The Instituto de Ciencia de Materiales de Madrid (ICMM) is an institute of the Consejo Superior de Investigaciones Cientificas (CSIC) (Spanish National Research Council) founded in December 1986, that belongs to the Area of Science and Technology of Materials, one of the eight Areas in which the CSIC divides its research activities.


Our mission is to create new fundamental and applied knowledge in materials of high technological impact, their processing and their transfer to the productive sectors at local, national and European scales (the true value of materials is in their use), the training of new professionals, and the dissemination of the scientific knowledge.

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Forthcoming Events


Tm2+ and Yb2+ doped insulators, excited state excitation spectra, and inter-valence charge transfer luminescence: ab initio calculations
Luis Seijo  read more


Publishing in Materials Science - How to Maximize your Success
Dr. Till von Graberg  read more


Time-reversal breaking Weyl metals and nonsimmorphically protected fermions
M.G. Vergniory  read more


Nanotechnology in Spain: Technology Watch by Patents . Phd Thesis by Björn Jürgens, Universidad de Granada, 2015 Distribution of the main institutions and their output in patents and papers.

Paper and patent ouput (per family) of applicants per sector.

Top 15 Spanish applicants (ranked per patent familiy counts)
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Immunomodulatory and angiogenic responses induced by graphene oxide scaffolds in chronic spinal hemisected rats

Lopez-Dolado, E; Gonzalez-Mayorga, A; Gutierrez, MC; Serrano, MC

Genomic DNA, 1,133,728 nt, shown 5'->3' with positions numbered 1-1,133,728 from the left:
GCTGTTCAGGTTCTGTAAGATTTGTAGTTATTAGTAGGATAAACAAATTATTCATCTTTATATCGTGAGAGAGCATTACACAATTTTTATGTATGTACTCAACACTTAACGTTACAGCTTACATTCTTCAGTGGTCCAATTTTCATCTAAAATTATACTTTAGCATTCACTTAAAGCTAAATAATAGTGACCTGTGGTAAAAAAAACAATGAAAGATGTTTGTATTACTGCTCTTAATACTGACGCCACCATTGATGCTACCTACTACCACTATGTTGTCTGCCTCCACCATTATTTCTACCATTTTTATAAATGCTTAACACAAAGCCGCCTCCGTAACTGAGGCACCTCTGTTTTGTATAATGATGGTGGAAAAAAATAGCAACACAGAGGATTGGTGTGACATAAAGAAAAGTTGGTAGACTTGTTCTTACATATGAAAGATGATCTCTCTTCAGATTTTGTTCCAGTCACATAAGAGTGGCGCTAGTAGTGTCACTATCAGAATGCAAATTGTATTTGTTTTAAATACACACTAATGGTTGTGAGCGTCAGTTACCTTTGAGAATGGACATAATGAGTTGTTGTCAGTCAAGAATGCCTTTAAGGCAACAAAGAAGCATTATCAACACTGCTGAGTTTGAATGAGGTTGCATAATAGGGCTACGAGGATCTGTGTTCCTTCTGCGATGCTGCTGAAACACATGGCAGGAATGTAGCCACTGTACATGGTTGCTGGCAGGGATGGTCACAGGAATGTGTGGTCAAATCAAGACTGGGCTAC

Attractive physic-chemical features of graphene oxide (GO) and promising results in vitro with neural cells encourage its exploration for biomedical applications including neural regeneration. Fueled by previous findings at the subacute state, we herein investigate for the first time chronic tissue responses (at 30 days) to 3D scaffolds composed of partially reduced GO (rGO) when implanted in the injured rat spinal cord. These studies aim to define fibrotic, inflammatory and angiogenic changes at the lesion site induced by the chronic implantation of these porous structures. Injured animals receiving no scaffolds show badly structured lesion zones and more cavities than those carrying rGO materials, thus pointing out a significant role of the scaffolds in injury stabilization and sealing. Notably, GFAP(+) cells and pro regenerative macrophages are evident at their interface. Moreover, rGO scaffolds support angiogenesis around and, more importantly, inside their structure, with abundant and functional new blood vessels in whose proximities inside the scaffolds some regenerated neuronal axons are found. On the contrary, lesion areas without rGO scaffolds show a diminished quantity of blood vessels and no axons at all. These findings provide a foundation for the usefulness of graphene-based materials in the design of novel biomaterials for spinal cord repair and encourage further investigation for the understanding of neural tissue responses to this kind of materials in vivo.

Biomaterials 99 (2016)

Representative immunofluorescence images of the lesion site at 30 days post-injury. Control samples are displayed on top for comparison. Bright field images are included to confirm location of the stained cells with respect to the scaffold. IF: interface; SC: scaffold. Scale bar: 100 μm. (For interpretation of the colors in this figure, the reader is referred to the web version of this article)

Publications Highlights

ICMM-2016 - Sor Juana Inés de la Cruz, 3, Cantoblanco, 28049 Madrid, Spain. Tel: +34 91 334 9000. Fax: +34 91 372 0623. info@icmm.csic.es